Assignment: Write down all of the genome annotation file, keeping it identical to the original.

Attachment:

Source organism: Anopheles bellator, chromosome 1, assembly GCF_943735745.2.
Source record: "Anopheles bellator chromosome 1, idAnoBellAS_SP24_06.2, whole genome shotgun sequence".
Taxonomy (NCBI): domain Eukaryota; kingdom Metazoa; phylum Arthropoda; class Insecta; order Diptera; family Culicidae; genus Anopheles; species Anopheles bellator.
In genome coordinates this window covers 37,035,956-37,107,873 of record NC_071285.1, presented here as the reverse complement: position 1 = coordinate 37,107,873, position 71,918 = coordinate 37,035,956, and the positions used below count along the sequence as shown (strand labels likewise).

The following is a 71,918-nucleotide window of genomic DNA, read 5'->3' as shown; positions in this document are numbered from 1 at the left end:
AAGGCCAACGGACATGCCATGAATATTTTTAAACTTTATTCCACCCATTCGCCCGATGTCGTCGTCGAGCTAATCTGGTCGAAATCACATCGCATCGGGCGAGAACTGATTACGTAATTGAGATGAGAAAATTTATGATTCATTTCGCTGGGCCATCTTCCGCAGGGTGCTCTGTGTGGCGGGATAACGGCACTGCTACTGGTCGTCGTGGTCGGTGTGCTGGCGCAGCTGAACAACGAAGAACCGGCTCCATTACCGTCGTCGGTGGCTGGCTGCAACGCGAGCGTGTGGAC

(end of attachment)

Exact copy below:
Source organism: Anopheles bellator, chromosome 1, assembly GCF_943735745.2.
Source record: "Anopheles bellator chromosome 1, idAnoBellAS_SP24_06.2, whole genome shotgun sequence".
Taxonomy (NCBI): domain Eukaryota; kingdom Metazoa; phylum Arthropoda; class Insecta; order Diptera; family Culicidae; genus Anopheles; species Anopheles bellator.
In genome coordinates this window covers 37,035,956-37,107,873 of record NC_071285.1, presented here as the reverse complement: position 1 = coordinate 37,107,873, position 71,918 = coordinate 37,035,956, and the positions used below count along the sequence as shown (strand labels likewise).

The following is a 71,918-nucleotide window of genomic DNA, read 5'->3' as shown; positions in this document are numbered from 1 at the left end:
AAGGCCAACGGACATGCCATGAATATTTTTAAACTTTATTCCACCCATTCGCCCGATGTCGTCGTCGAGCTAATCTGGTCGAAATCACATCGCATCGGGCGAGAACTGATTACGTAATTGAGATGAGAAAATTTATGATTCATTTCGCTGGGCCATCTTCCGCAGGGTGCTCTGTGTGGCGGGATAACGGCACTGCTACTGGTCGTCGTGGTCGGTGTGCTGGCGCAGCTGAACAACGAAGAACCGGCTCCATTACCGTCGTCGGTGGCTGGCTGCAACGCGAGCGTGTGGAC